Regulatory & Compliance Services
+41 58 792 10 87
michael.taschner@ch.pwc.com

Philipp Rosenauer
Manager, Legal FS
Regulatory & Compliance Services
+41 58 792 18 56
philipp.rosenauer@ch.pwc.com

What every startup should know about trademarks

As a startup, entrepreneurs spend a lot of time, energy and other resources developing a corporate name, symbols and logo. But they need to safeguard with trademarks these interlocking key elements of their business.

PwC’s dynamic IP team is highly costumer oriented and combines great technical competences together with a desire to provide quality solutions. Fostering entrepreneurship and innovation, they love to invest time in understanding new business models. Learn more about their new services entirely dedicated to startups stepping on their entrepreneurial journey by clicking the image below.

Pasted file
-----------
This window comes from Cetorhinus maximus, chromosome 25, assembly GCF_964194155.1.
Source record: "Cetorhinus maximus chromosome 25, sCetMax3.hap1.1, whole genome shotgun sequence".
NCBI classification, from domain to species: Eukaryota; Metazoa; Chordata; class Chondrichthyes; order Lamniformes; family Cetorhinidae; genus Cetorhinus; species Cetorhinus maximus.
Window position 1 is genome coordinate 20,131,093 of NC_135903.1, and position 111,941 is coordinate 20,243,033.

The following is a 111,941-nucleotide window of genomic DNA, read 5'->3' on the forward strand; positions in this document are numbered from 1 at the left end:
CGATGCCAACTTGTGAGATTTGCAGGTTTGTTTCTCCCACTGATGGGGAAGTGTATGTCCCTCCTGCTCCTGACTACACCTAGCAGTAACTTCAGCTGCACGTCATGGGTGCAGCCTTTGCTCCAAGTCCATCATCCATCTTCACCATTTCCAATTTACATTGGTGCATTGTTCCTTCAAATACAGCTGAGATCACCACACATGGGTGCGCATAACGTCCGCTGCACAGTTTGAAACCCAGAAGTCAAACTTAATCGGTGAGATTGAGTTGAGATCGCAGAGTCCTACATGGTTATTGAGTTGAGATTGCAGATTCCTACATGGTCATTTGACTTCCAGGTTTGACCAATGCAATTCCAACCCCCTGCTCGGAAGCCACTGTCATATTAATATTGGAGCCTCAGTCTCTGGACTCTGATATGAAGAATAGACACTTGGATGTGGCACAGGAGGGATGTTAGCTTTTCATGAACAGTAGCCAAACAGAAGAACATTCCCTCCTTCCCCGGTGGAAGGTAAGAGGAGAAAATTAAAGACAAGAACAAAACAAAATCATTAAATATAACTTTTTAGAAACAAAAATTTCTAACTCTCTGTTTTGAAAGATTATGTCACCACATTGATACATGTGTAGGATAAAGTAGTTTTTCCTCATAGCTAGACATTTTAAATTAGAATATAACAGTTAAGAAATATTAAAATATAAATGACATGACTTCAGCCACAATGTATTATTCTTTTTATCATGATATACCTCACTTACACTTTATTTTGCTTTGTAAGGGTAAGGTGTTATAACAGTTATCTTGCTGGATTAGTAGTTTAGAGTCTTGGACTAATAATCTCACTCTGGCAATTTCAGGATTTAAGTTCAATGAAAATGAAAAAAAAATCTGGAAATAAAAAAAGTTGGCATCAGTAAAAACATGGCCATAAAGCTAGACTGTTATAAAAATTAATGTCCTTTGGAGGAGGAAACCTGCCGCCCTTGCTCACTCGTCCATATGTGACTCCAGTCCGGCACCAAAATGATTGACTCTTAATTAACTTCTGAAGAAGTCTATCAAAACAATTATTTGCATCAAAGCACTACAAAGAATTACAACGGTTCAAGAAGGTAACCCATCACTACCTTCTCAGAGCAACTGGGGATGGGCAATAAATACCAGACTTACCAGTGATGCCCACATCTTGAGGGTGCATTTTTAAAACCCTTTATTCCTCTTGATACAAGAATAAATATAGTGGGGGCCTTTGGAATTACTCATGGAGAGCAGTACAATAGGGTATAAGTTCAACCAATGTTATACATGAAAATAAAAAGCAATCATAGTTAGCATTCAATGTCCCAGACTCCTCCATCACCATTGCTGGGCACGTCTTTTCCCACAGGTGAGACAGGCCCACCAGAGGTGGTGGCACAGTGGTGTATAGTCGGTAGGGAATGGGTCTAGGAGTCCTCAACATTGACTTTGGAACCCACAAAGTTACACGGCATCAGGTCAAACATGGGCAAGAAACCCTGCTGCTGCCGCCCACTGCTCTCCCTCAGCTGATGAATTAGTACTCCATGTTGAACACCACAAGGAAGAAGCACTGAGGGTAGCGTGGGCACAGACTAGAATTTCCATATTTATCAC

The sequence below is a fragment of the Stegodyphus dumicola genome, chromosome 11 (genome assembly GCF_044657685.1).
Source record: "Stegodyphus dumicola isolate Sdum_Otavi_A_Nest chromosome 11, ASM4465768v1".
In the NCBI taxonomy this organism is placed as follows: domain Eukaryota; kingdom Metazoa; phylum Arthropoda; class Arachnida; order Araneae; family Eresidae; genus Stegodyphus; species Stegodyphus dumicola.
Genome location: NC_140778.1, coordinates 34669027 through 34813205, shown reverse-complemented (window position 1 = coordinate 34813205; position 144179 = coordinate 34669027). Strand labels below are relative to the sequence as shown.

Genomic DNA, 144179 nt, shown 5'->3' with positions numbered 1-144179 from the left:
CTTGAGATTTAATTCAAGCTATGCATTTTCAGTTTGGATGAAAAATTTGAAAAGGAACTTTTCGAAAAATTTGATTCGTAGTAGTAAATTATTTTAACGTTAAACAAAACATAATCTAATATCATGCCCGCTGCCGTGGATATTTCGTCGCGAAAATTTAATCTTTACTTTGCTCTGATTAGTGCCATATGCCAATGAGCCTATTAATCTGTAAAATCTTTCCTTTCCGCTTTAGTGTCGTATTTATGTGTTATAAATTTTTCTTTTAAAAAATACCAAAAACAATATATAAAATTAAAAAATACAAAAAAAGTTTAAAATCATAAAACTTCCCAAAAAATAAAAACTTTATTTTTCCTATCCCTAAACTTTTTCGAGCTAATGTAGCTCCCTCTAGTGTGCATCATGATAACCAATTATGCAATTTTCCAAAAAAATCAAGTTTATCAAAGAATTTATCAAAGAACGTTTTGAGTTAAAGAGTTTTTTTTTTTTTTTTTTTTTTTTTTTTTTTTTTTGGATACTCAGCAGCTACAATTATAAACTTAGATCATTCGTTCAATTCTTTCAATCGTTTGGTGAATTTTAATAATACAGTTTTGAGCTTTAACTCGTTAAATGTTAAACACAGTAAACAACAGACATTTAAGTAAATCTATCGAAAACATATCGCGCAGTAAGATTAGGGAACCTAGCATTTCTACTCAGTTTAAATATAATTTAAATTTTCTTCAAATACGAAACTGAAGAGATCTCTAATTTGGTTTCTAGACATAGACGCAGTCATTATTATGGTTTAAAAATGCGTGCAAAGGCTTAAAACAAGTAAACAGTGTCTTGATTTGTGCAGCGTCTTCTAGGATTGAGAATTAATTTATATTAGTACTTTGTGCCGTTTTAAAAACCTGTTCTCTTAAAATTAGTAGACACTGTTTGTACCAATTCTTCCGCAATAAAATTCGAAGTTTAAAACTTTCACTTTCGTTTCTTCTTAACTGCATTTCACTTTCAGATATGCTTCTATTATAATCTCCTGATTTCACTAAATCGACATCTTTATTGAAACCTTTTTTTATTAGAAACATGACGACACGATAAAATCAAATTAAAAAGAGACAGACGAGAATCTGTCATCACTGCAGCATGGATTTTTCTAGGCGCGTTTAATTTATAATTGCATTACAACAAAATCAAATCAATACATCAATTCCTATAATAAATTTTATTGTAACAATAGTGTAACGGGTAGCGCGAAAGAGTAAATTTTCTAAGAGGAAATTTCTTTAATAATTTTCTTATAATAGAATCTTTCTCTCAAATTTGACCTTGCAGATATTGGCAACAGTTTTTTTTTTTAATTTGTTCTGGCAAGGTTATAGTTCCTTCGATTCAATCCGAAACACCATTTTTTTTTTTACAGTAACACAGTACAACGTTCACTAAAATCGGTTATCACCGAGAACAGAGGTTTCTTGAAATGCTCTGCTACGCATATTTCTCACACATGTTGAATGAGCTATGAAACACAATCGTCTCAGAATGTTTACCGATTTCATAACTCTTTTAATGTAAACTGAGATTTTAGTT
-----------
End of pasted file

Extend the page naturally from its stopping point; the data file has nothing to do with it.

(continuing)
Take the first step on your entrepreneurial journey  with PwC

Before registering your company, we can assist you in conducting comprehensive trademark searches to check that you do not infringe another company’s trademark and domain name rights.

Our PwC IP team uses the availability searches as a creative tool, looking at who else is out there in your space with similar names; getting new ideas for names that are different and unique.

Together, we think more broadly, building up a consistent strategy for your company’s name, your house trademark and your web presence through a domain name.

We ensure trademark protection in Switzerland and abroad by registering your trademarks nationally, regionally and internationally.

Finally, we secure core domain names for your company name and for product/service brands that will resonate with customers and your overall branding strategy.